Admittedly, over before the case began, but the judge and prosecutor hid it, then when the defense found out, the state argued the defendant waited too long to assert the defense that the judge might have been biased.

Also, remarkably, the judge now seems bothered that the defendant has forced her to admit her affair, and the decision rejecting the defendant’s appeal was made by an appellate court on which the judge in question had previously sat (and 8/9 current members had been judges when the judge in question was on the court).

Most, if not all, state bar ethical rules prohibit a sexual relationship between attorney and client. They do make an exception for pre-existing relationships, however.

I couldn’t believe it when I saw it, but they were making a point about character and what lawyers should or shouldn’t do for money and justice, and so on, very heavy handedly. And they did it knowing that it wouldn’t affect the case, which got derailed for other reasons, so they were safe against appeals.

Still, The Good Wife is normally a show that is less extreme than most lawyer shows and this lapse surprised me. It was the weakest episode of the show.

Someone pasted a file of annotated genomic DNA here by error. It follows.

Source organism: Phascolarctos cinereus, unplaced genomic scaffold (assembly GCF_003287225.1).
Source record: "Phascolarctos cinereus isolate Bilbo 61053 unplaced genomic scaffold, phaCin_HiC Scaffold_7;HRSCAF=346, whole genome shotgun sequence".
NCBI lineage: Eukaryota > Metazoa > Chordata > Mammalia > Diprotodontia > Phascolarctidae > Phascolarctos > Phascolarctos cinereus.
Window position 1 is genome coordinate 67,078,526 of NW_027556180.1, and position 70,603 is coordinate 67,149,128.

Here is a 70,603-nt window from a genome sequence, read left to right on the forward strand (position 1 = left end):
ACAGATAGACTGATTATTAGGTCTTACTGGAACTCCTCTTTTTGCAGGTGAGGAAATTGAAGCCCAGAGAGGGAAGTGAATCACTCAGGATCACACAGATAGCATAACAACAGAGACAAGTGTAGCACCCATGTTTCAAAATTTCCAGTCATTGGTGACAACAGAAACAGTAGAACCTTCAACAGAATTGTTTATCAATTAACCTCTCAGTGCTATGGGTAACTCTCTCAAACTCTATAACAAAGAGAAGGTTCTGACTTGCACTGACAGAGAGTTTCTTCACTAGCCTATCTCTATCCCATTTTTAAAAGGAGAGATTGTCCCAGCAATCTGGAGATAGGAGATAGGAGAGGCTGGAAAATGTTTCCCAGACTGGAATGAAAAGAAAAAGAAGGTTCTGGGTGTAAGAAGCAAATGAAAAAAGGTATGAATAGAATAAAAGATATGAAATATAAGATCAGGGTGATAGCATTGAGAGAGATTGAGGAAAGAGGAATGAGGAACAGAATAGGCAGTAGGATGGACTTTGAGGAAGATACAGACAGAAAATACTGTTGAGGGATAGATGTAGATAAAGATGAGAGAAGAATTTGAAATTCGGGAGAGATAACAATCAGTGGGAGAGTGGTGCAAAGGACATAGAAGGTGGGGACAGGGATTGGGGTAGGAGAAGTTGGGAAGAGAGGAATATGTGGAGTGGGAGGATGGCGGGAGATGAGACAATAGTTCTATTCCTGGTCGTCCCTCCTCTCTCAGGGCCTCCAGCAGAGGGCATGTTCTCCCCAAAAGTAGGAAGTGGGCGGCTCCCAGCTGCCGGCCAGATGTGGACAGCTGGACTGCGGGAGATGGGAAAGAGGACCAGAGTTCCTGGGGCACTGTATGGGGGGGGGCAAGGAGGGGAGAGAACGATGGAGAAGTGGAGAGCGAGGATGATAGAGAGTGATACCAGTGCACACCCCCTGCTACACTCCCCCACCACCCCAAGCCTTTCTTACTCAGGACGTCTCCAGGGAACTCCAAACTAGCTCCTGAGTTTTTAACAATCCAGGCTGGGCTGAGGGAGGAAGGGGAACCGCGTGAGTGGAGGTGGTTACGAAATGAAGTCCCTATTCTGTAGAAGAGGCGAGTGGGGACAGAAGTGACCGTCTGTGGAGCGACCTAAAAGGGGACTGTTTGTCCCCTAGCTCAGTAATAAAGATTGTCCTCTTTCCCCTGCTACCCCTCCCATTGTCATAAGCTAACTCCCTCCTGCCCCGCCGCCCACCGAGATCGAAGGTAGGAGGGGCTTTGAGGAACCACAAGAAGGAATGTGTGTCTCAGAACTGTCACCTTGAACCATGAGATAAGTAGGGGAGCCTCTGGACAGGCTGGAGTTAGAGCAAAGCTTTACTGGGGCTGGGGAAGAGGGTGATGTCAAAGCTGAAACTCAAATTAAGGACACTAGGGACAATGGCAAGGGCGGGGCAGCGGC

I am not a lawyer but why would a defense lawyer be prohibited from giving information relevent to the case to the defendent?

Planning a hit against opposing witnesses, while always tempting, generally violates the canon of ethics.

Well from the OP’s example clearly appealable and probabaly the lawyer will be hauled in front of the ethics committee in his local juridiction for non disclosure.

The only case I can recall where I saw a relationship between counsel’s/ trier and counsel be condoned was where during the Court Holidays a High Court Judge who was on duty and was the wife of one of the Counsel’s in an urgent matter and this fact was disclosed to all including opposing counsel (me!) and the decision made was against her husbands clients.

I wouldn’t be too sure TV lawyers were that careful. It’s pretty much impossible for a lawyer to never mention any witnesses to his client, so it mostly comes down to “unless the witness is specifically protected by judicial seal or or the laywer actually helps plan for the crime”.